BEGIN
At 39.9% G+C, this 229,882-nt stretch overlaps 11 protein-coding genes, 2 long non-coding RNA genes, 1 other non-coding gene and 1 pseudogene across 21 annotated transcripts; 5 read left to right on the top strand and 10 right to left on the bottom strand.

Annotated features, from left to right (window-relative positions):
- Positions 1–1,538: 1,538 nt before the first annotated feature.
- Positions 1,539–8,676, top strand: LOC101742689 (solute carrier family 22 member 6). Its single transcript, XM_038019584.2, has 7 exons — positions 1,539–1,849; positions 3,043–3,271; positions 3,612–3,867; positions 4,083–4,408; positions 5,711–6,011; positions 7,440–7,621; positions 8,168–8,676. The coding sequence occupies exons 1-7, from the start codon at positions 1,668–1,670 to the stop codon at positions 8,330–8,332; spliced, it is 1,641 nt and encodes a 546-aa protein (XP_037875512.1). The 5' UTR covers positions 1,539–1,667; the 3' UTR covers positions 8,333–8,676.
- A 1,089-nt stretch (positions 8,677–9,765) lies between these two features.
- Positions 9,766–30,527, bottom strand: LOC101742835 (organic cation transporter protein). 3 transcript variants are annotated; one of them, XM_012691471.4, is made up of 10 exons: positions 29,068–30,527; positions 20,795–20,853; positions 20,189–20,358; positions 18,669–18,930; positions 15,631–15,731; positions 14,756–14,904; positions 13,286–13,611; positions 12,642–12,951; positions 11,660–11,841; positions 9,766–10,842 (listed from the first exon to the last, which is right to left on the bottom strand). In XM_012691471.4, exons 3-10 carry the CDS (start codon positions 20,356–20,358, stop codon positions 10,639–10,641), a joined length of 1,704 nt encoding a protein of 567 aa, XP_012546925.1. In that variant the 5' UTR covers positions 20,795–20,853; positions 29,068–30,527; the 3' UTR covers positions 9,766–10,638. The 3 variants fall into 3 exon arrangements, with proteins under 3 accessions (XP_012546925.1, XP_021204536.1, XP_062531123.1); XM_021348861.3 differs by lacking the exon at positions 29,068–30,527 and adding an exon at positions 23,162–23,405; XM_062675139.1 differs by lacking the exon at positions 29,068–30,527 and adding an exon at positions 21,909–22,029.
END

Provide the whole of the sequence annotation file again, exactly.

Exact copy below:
At 39.9% G+C, this 229,882-nt stretch overlaps 11 protein-coding genes, 2 long non-coding RNA genes, 1 other non-coding gene and 1 pseudogene across 21 annotated transcripts; 5 read left to right on the top strand and 10 right to left on the bottom strand.

Annotated features, from left to right (window-relative positions):
- Positions 1–1,538: 1,538 nt before the first annotated feature.
- Positions 1,539–8,676, top strand: LOC101742689 (solute carrier family 22 member 6). Its single transcript, XM_038019584.2, has 7 exons — positions 1,539–1,849; positions 3,043–3,271; positions 3,612–3,867; positions 4,083–4,408; positions 5,711–6,011; positions 7,440–7,621; positions 8,168–8,676. The coding sequence occupies exons 1-7, from the start codon at positions 1,668–1,670 to the stop codon at positions 8,330–8,332; spliced, it is 1,641 nt and encodes a 546-aa protein (XP_037875512.1). The 5' UTR covers positions 1,539–1,667; the 3' UTR covers positions 8,333–8,676.
- A 1,089-nt stretch (positions 8,677–9,765) lies between these two features.
- Positions 9,766–30,527, bottom strand: LOC101742835 (organic cation transporter protein). 3 transcript variants are annotated; one of them, XM_012691471.4, is made up of 10 exons: positions 29,068–30,527; positions 20,795–20,853; positions 20,189–20,358; positions 18,669–18,930; positions 15,631–15,731; positions 14,756–14,904; positions 13,286–13,611; positions 12,642–12,951; positions 11,660–11,841; positions 9,766–10,842 (listed from the first exon to the last, which is right to left on the bottom strand). In XM_012691471.4, exons 3-10 carry the CDS (start codon positions 20,356–20,358, stop codon positions 10,639–10,641), a joined length of 1,704 nt encoding a protein of 567 aa, XP_012546925.1. In that variant the 5' UTR covers positions 20,795–20,853; positions 29,068–30,527; the 3' UTR covers positions 9,766–10,638. The 3 variants fall into 3 exon arrangements, with proteins under 3 accessions (XP_012546925.1, XP_021204536.1, XP_062531123.1); XM_021348861.3 differs by lacking the exon at positions 29,068–30,527 and adding an exon at positions 23,162–23,405; XM_062675139.1 differs by lacking the exon at positions 29,068–30,527 and adding an exon at positions 21,909–22,029.